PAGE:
Thursday, March 11, 2010

Twitter aids communicators' needs

While some folks belittle Twitter and complain you don't want to know what we're eating for lunch, they may be missing a home truth: Twitter (now past 10 billion tweets) is a task-oriented tool for most users, and lately, I've observed communicators of various kinds expand its myriad uses. Here's a sampling what struck me as new in my Twitterstream:
  • Embedding tweets in a PDF annual report:  The German Marshall Fund of the United States is bridging its way from print to electronic annual reports. This year, its downloadable (and printable) PDF includes embedded tweets (see above), with active links to websites, as well as similarly embedded posts about videos, audio and other electronic files related to the text.  (A hat tip to the Communications Network blog, which shares more details on the project here.)  No reason you can't do this in other online documents, from news releases to white papers.
  • Sparking conversation in training sessions and classrooms:  Shaping how audiences tweet while you talk is a smart new way to manage the backchannel, and the Inside Tim's Head blog describes how he did this in the classroom to get students who'd be otherwise reluctant to talk into a conversation.  Consider this for your next in-house training session, a staff meeting or even a news conference.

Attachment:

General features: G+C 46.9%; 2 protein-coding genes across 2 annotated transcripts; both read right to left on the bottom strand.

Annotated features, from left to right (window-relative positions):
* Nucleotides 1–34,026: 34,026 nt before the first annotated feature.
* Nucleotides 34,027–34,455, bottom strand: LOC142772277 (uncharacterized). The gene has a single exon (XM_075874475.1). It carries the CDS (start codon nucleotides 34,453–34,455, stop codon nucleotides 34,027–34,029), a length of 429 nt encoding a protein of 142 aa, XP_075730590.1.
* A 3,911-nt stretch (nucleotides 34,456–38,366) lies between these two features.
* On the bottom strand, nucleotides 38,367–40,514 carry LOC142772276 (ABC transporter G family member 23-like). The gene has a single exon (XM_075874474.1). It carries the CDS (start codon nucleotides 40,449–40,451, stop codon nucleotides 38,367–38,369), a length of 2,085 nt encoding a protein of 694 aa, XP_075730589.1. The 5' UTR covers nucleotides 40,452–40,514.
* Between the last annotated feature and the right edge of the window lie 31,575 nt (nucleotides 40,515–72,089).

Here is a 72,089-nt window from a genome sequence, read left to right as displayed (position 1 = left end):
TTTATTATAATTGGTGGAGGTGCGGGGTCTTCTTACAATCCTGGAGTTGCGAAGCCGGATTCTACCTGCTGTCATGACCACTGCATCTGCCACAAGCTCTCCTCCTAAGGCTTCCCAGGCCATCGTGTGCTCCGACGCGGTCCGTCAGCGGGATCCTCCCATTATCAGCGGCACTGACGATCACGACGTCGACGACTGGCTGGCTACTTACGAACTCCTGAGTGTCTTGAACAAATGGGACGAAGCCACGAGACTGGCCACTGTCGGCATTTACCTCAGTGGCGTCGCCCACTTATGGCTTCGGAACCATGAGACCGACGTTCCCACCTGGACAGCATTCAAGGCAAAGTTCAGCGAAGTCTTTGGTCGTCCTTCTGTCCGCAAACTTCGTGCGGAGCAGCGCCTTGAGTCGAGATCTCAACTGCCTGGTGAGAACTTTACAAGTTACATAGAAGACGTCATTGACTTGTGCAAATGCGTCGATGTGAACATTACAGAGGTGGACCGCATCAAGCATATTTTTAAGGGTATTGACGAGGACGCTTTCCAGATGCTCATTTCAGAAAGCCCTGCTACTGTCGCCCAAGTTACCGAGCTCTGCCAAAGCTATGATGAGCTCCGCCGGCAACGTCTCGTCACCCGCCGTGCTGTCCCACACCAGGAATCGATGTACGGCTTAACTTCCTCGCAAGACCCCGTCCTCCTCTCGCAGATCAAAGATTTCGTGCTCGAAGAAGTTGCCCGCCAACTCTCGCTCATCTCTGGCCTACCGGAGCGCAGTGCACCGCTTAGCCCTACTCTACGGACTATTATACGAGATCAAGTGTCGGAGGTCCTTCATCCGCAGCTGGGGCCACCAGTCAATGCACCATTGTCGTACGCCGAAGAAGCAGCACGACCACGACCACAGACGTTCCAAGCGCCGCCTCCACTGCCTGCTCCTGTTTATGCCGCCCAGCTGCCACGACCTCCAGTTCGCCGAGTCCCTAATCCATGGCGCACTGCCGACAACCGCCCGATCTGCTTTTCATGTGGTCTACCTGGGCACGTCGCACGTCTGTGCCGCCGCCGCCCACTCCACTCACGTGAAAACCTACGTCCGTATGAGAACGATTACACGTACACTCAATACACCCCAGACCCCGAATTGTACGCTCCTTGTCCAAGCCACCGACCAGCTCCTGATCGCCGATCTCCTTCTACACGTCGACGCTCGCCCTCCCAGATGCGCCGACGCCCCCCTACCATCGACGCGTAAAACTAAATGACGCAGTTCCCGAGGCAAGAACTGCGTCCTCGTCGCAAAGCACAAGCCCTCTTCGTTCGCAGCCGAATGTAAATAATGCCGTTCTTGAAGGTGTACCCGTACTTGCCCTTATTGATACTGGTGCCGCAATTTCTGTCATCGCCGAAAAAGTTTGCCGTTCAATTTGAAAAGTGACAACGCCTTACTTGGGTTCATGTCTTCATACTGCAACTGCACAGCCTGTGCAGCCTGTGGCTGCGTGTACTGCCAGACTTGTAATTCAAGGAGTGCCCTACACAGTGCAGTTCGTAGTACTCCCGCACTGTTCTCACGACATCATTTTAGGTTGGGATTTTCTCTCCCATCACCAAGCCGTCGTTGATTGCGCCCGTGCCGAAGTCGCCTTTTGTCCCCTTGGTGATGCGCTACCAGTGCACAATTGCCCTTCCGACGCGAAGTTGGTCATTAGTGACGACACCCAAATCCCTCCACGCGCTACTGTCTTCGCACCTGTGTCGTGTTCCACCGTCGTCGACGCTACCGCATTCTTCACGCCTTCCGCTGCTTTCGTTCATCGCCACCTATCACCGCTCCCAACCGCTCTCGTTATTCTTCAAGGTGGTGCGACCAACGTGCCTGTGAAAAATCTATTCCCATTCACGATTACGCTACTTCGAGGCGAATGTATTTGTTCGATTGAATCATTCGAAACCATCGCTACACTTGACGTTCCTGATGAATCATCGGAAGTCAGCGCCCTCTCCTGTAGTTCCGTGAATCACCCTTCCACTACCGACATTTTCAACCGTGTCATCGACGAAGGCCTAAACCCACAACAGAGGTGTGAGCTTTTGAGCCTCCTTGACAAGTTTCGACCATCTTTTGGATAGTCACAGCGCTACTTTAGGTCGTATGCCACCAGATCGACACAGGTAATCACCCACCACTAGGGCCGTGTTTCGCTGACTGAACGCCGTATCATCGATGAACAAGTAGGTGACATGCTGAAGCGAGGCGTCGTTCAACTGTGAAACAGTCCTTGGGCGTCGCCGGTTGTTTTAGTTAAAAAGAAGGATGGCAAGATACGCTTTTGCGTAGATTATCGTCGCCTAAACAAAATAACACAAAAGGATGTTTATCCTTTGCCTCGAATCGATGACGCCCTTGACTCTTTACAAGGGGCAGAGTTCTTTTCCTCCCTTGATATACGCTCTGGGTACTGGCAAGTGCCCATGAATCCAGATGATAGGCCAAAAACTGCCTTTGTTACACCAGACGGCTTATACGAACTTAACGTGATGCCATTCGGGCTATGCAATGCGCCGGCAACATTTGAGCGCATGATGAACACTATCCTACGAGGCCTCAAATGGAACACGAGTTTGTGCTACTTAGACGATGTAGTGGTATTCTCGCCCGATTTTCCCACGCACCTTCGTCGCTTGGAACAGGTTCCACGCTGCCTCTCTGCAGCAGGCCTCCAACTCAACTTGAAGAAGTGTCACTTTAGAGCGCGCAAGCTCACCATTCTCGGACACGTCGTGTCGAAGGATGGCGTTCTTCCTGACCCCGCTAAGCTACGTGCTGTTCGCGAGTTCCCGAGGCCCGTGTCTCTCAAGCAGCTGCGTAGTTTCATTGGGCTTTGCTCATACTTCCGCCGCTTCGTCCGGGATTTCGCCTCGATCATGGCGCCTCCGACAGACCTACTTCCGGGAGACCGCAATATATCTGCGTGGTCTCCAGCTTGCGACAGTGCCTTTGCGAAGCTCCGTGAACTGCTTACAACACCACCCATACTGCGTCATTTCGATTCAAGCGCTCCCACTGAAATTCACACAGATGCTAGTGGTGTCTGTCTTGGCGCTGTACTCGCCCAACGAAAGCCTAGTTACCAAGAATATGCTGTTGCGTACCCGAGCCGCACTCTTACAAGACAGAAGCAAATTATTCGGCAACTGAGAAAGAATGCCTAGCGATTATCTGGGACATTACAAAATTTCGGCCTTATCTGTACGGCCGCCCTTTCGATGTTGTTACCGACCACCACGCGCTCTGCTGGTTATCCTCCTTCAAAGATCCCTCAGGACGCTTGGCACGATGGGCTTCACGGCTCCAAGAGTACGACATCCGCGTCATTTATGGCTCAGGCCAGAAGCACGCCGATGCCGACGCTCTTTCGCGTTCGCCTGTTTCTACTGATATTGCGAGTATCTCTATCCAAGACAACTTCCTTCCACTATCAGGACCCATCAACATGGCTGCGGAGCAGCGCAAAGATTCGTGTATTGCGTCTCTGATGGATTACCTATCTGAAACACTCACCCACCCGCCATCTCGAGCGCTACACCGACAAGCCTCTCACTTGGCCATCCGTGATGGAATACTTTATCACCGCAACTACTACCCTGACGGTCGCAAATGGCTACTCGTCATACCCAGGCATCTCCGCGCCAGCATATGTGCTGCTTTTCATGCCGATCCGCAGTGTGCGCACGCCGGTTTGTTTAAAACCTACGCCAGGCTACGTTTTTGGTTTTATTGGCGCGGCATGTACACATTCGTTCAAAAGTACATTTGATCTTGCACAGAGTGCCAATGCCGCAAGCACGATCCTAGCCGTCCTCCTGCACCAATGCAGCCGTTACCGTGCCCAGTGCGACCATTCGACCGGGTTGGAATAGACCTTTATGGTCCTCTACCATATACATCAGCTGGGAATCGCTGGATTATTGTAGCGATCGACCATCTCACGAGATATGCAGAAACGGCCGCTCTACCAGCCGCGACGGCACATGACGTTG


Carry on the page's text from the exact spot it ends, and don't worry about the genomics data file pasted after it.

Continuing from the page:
• Converting manuals and documentation to tweets:  That's what this TwiTip post urges technical communicators to do, playing into the streams of tweets that offer practical tips and "news you can use."  Helping remind your users of your product's features, fixes and fail-safe methods is a basic customer service.  Think of it as a way to replace or reduce your "Shell Answer Man" phone service.
  • Tempting foot traffic to exhibits and events:  Here's a set of webinar slides from the Web 2.0 expo, illustrating how IBM used a Twitter hashtag and prize offerings to tempt attendees to its booth--it's easy to adapt this set of tactics for your next exhibit, be it at an expo or a museum.
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